he worst-case scenario for a film that falls afoul of the modern morality police is that its release is scrapped. Certain movies have been banned in countries where censorship laws are more draconian than the United States. But it’s somewhat rarer to see a film fall apart before anyone has even had a chance to see the final product.
Rub and Tug was shelved following outrage over Scarlett Johansson playing the transgender lead. Then there’s The Hunt, which saw its release scrapped — and just today unscrapped — after comments by President Donald Trump and a burgeoning tempest over the film’s gun violence following a series of mass shootings. But it’s hard to know exactly what’s been lost without seeing a movie. For a concrete example of cancellation run amok — and the impact it can have on art — consider William Friedkin’s 1980 effort Cruising, celebrating 40 tumultuous years this month.
Cruising sees Al Pacino as Steve Burns, an undercover cop who is asked to track down a serial killer preying on men from the S&M scene in Greenwich Village. The killer — dressed in leather with dark hair, donning black and blues, almost like a cop — lurks by the bars, and Burns, similar in appearance to the victims, has to blend into the scene to find him. A simple enough story, perhaps even progressive in the victims it highlighted and the ways in which it highlighted the mistreatment of gays by cops of the period. However, the legacy of Cruising is not the film’s content, but the public rallies and boycotts that met the film’s production, with activists attempting to disrupt filming in New York City locales.
The controversy began when columnist Arthur Bell, whose articles in The Village Voice had influenced the story being told, called for the boycotts, predicting that the film promised to be “the most oppressive, ugly, bigoted look at homosexuality ever presented on the screen.” He also commanded its readers to “give Friedkin and his production crew hell.”
Bell was a long-time advocate for gay rights; his first piece in The Voice was an account of the Stonewall Riots and subsequently he wrote about gay hate crimes being under-examined by New York’s police, in part because of harassment of the victims by the officers. These concerns found their way into Cruising: At one point, cops harass a cross-dressing leather bar patron, and when he complains about it after helping them with their murder case, he’s practically laughed out of the precinct.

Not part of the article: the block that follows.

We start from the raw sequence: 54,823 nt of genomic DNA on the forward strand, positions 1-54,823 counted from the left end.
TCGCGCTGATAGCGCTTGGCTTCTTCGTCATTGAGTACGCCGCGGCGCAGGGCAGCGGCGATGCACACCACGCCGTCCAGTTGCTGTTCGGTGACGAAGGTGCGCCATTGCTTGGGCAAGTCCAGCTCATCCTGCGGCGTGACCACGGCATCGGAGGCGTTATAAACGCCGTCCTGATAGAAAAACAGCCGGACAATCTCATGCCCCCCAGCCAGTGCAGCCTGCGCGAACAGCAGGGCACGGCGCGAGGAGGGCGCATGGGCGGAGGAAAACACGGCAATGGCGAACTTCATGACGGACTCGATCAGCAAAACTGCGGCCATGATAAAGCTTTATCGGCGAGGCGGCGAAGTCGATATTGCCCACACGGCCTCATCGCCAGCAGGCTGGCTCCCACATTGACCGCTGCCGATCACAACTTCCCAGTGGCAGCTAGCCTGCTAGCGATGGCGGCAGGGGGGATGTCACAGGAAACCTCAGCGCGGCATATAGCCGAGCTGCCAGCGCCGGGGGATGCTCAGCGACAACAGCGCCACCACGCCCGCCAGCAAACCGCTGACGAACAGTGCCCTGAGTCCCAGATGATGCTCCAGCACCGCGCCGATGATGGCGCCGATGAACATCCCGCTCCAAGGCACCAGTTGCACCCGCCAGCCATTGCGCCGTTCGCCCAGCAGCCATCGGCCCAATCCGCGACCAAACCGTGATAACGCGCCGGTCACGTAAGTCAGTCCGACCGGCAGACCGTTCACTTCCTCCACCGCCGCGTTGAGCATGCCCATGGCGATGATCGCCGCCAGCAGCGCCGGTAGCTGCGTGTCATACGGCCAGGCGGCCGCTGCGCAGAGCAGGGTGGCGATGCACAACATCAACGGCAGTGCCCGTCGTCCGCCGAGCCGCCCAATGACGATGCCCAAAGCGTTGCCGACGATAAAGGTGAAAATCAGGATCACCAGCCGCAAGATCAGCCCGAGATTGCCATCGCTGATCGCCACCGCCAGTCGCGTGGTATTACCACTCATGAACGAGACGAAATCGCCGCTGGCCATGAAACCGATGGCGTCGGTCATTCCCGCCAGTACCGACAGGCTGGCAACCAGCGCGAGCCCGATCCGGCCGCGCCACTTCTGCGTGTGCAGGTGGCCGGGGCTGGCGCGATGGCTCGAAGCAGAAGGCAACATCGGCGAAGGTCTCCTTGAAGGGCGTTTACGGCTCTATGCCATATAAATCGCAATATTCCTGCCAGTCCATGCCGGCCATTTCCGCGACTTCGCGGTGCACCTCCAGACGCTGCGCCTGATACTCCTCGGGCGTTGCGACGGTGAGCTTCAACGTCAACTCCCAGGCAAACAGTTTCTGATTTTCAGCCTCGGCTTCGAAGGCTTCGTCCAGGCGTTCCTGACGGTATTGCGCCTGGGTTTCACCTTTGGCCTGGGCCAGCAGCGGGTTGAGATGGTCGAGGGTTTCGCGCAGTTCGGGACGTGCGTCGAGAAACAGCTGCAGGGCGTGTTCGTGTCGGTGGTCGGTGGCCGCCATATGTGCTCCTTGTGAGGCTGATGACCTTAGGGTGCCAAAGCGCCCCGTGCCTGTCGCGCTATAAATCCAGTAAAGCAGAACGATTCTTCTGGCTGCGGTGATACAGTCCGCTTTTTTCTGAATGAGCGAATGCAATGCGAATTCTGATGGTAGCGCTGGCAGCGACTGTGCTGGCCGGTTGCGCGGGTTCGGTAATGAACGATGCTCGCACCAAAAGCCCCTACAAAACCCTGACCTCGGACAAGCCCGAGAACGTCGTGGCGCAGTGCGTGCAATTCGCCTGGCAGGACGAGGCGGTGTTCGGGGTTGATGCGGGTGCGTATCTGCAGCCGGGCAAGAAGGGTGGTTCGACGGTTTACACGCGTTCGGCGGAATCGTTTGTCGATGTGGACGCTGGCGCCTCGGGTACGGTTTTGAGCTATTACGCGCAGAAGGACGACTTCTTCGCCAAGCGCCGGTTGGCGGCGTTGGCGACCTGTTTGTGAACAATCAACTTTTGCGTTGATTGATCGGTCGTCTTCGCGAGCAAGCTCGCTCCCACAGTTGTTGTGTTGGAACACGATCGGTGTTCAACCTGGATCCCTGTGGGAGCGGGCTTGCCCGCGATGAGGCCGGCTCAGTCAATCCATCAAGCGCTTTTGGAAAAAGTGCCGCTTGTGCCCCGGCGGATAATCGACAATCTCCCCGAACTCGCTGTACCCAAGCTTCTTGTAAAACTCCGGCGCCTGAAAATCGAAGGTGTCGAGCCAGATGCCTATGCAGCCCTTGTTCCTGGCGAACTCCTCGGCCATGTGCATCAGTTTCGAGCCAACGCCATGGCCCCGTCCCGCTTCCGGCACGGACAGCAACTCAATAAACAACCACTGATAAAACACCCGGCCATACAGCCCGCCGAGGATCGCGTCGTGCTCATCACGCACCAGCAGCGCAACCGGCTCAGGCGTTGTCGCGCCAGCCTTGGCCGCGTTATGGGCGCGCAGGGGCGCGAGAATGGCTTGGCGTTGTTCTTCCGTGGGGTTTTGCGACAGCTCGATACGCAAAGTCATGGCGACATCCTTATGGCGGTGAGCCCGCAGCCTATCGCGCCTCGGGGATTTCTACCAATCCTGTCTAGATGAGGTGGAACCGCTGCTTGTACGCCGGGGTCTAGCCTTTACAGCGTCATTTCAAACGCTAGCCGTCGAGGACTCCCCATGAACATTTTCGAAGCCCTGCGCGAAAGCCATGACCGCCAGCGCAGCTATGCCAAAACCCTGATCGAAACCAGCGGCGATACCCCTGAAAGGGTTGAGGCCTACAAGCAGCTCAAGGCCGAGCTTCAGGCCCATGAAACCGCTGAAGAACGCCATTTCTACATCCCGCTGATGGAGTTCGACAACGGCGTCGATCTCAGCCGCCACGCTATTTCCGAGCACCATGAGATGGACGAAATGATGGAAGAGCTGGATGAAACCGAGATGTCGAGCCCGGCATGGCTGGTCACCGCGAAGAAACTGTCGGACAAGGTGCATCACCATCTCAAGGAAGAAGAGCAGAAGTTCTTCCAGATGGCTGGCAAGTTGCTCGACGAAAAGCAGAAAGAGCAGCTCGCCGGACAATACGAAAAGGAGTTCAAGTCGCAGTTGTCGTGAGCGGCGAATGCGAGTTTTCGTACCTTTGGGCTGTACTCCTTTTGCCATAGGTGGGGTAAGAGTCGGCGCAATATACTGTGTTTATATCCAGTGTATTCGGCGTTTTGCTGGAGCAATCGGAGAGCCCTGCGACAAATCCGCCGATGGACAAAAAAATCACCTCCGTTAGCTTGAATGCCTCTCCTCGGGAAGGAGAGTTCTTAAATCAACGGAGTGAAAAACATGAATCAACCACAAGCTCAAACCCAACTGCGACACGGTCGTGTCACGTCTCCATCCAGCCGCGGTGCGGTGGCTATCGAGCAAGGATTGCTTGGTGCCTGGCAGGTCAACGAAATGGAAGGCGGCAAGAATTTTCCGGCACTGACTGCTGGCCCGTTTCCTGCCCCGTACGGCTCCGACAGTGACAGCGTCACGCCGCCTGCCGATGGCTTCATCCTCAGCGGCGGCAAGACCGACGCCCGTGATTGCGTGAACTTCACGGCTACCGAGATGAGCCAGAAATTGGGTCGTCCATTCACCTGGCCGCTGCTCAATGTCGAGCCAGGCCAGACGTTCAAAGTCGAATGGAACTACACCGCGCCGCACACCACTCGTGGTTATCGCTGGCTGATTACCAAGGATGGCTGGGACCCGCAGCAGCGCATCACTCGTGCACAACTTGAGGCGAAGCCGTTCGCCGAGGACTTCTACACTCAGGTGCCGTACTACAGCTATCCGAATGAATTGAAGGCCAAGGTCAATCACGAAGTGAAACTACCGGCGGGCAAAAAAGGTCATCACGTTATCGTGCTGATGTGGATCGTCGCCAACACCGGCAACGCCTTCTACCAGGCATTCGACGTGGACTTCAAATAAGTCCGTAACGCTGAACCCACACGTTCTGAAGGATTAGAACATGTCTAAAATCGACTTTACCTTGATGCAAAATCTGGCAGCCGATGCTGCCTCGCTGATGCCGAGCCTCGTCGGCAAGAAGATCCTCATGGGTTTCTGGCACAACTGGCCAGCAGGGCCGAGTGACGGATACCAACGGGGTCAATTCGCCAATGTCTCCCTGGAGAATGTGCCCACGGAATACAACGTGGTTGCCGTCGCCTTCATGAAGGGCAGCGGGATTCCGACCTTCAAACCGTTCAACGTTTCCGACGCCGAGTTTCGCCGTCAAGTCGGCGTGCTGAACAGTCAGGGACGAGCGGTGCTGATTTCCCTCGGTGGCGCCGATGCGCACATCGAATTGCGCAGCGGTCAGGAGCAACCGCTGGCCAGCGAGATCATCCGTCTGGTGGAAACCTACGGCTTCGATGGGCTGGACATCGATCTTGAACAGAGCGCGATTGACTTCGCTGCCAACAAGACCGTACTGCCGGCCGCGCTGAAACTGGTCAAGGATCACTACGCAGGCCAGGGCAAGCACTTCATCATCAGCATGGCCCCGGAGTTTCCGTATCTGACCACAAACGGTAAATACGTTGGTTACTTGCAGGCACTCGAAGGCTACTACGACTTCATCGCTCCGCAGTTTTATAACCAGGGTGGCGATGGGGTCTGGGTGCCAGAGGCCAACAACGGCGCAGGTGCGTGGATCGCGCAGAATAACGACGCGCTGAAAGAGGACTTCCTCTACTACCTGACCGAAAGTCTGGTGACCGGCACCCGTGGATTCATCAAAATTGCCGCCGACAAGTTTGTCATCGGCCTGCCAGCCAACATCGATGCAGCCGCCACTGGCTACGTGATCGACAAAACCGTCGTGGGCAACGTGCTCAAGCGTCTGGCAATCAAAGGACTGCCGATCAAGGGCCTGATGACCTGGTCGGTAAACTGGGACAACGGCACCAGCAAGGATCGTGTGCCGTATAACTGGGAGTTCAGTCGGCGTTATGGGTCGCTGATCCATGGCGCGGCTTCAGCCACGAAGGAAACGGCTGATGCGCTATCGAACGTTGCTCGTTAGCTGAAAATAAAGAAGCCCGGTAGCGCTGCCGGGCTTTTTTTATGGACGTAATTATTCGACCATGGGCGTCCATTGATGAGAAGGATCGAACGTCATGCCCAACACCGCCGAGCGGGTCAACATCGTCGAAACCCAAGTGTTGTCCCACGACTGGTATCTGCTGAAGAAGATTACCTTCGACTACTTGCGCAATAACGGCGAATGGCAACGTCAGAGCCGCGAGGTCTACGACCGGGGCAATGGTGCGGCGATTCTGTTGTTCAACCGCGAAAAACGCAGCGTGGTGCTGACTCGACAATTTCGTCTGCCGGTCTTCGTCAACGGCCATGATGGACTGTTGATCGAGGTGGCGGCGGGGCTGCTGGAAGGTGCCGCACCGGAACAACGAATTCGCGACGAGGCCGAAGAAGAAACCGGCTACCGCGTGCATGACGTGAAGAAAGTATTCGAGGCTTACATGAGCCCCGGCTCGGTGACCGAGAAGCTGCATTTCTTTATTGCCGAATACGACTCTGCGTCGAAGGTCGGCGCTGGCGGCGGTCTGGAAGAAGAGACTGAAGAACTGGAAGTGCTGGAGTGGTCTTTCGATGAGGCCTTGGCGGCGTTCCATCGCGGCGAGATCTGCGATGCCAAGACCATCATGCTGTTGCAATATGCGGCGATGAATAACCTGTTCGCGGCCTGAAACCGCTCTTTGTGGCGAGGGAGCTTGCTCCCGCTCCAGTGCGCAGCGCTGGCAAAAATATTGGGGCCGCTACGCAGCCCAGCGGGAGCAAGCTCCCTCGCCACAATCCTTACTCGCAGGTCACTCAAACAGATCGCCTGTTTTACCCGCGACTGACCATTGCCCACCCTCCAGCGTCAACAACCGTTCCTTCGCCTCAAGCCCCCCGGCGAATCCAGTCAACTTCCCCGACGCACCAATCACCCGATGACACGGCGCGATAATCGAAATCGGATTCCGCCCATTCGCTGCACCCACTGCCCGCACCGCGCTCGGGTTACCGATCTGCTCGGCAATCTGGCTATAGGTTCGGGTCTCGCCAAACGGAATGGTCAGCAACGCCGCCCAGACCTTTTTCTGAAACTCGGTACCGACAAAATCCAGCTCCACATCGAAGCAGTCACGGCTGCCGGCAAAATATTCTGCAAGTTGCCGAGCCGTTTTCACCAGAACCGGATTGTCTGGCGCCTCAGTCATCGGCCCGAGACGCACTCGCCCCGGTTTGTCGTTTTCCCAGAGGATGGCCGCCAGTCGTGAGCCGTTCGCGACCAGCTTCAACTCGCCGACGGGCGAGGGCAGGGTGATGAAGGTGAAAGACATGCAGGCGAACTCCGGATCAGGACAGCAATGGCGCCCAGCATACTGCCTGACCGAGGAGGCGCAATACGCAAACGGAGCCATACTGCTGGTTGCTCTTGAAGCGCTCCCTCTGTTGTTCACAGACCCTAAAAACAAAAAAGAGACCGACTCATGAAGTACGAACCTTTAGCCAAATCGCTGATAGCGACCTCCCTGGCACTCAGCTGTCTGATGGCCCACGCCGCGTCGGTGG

Readers took up Bell’s challenge, mounting an effective heckler’s veto: Movie posters were vandalized, air horns drowned out the production; information was leaked on which locations were being used for filming on any given day, forcing production to move; and, finally, rallies were held outside theaters where picketers outnumbered patrons. Gay-oriented businesses refused entry for any cast or crew member. Those working on the film were taunted, leading some gay extras to quit the set. Demonstrators blocked Greenwich Village traffic, and some were arrested. The protesters requested New York Mayor Ed Koch to defund accommodation for film shoots at the city.
The Voice ran a full-page ad from a coalition of gay rights groups on Aug. 20, 1979, stating that the film’s depiction of LGBT people was one-dimensional and too focused on risqué underground sex instead of, say, the jobs these people held. Protesters also suggested the film’s mere existence served as an act of incitement. Dianne Feinstein, who was then the mayor of San Francisco, praised those organizing boycotts of the film on the grounds that corporate America was endangering people. Michael Klemm noted that screenwriter Ron Nyswaner, who wrote Philadelphia, claimed to have “narrowly avoided” suffering a gay-bashing at the hands of Cruising attendees in the HBO documentary The Celluloid Closet.
The accusations of homophobia stung Friedkin. After all, he had directed The Boys in the Band, acclaimed upon its release for being the first major studio film to depict gay characters. But the rise of AIDS and Ronald Reagan’s election had soured the mood of those audiences on the coasts that typically pride themselves in celebrating difficult art; Friedkin’s interest in telling a story intended to provoke rendered him and his work too problematic.